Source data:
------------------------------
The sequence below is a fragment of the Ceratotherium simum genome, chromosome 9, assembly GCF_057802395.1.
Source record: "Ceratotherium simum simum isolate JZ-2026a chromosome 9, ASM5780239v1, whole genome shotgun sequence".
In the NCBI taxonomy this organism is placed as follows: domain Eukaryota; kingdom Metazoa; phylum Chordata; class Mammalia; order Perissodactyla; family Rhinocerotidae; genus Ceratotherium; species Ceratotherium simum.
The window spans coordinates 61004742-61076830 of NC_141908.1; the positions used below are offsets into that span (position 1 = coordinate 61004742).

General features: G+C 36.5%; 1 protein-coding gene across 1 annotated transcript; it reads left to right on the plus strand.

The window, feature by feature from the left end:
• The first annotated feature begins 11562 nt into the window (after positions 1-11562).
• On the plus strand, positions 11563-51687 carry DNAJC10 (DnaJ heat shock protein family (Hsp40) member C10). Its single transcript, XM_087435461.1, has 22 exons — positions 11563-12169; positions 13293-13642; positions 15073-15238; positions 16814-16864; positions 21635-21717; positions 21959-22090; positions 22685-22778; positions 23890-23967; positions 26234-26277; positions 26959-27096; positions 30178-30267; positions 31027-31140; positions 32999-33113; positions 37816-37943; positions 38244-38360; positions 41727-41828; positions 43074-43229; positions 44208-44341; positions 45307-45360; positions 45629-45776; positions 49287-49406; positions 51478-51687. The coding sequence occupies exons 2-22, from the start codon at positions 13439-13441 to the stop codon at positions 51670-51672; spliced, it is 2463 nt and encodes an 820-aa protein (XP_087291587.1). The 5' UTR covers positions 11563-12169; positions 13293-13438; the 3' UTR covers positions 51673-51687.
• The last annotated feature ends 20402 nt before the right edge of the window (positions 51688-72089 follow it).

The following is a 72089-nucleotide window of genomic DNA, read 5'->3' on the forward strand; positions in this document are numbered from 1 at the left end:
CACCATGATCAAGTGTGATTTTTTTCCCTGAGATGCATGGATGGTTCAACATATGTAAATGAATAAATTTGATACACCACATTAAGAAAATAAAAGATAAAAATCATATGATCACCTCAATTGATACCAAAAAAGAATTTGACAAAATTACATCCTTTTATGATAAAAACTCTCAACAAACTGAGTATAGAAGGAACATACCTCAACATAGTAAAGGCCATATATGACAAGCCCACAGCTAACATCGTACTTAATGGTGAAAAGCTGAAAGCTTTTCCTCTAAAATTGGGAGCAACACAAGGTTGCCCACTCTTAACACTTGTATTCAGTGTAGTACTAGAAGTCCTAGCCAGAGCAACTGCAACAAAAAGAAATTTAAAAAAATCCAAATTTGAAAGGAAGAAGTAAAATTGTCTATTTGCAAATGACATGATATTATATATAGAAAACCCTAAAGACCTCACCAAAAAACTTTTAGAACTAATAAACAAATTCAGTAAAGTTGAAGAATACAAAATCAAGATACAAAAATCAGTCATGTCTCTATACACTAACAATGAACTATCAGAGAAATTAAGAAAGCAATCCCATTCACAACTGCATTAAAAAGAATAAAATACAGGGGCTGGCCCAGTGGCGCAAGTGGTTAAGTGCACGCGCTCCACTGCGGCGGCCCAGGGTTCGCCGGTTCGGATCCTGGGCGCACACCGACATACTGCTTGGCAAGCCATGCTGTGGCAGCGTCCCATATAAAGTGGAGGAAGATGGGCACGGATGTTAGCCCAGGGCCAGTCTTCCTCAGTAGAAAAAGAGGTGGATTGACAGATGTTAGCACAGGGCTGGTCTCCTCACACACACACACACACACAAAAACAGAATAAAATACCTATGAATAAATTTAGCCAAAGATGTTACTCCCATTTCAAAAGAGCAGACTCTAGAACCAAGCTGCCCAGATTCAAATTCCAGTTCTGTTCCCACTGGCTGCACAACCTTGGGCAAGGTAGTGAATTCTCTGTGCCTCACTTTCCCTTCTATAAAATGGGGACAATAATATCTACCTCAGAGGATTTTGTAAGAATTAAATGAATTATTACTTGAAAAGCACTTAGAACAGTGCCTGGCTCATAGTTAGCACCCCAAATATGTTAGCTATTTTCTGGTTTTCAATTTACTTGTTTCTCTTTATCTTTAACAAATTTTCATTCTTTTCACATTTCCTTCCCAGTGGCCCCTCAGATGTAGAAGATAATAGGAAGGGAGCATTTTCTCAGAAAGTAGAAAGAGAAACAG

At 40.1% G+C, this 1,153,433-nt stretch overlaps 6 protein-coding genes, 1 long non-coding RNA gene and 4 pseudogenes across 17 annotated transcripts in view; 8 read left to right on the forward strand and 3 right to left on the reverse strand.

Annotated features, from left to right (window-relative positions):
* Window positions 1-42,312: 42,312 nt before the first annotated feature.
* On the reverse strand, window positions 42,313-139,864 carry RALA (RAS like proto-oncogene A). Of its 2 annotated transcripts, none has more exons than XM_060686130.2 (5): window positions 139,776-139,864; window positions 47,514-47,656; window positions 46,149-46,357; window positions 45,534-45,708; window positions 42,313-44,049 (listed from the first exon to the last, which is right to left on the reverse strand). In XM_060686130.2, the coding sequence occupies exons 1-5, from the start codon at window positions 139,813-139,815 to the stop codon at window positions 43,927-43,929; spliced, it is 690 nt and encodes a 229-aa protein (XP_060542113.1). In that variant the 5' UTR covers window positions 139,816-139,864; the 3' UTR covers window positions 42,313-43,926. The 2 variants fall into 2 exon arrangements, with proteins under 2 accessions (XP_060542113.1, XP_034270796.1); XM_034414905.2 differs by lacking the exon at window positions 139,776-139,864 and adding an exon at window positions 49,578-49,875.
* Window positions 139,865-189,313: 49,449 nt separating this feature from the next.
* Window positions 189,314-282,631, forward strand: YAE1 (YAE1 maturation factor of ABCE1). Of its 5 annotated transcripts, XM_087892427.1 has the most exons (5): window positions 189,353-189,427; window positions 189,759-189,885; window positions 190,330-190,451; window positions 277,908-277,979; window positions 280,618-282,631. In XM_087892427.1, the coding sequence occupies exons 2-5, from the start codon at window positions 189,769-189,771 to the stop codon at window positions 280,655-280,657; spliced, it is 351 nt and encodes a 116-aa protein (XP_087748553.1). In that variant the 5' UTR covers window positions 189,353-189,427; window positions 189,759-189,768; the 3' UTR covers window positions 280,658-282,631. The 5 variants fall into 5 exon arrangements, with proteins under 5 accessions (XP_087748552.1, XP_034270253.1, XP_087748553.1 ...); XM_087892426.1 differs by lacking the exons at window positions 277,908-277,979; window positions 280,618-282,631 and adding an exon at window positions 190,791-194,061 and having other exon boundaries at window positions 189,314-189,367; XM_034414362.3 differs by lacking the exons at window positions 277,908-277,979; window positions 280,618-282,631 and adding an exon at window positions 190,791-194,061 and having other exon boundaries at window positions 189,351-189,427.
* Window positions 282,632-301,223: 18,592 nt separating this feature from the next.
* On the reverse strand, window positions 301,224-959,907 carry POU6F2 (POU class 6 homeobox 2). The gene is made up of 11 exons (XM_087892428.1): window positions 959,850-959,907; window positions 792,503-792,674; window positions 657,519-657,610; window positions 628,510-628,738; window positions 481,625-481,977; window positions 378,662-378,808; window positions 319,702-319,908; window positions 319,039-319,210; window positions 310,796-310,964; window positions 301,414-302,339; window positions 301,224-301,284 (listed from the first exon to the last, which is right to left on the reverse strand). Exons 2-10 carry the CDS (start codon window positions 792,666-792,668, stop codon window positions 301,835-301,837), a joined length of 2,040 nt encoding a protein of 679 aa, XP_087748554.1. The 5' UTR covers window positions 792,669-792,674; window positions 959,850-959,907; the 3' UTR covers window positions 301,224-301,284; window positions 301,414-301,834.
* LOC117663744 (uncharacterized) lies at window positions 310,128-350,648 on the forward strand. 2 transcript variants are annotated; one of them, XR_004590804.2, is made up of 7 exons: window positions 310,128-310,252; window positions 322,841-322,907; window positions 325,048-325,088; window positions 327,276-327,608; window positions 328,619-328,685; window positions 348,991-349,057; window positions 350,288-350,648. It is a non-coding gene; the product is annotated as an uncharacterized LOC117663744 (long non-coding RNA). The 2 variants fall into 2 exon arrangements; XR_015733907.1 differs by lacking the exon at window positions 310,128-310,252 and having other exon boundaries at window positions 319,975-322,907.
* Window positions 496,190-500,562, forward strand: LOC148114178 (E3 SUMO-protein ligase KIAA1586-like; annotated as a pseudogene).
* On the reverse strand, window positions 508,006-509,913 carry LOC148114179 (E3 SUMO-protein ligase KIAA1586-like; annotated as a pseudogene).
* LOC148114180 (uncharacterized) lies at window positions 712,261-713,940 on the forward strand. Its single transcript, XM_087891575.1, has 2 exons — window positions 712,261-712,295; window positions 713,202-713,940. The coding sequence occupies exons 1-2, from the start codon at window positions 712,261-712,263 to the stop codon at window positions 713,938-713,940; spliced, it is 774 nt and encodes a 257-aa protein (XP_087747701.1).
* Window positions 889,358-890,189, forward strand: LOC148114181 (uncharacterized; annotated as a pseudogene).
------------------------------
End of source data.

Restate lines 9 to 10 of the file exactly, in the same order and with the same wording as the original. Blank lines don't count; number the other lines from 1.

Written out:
• The last annotated feature ends 20402 nt before the right edge of the window (positions 51688-72089 follow it).

The following is a 72089-nucleotide window of genomic DNA, read 5'->3' on the forward strand; positions in this document are numbered from 1 at the left end: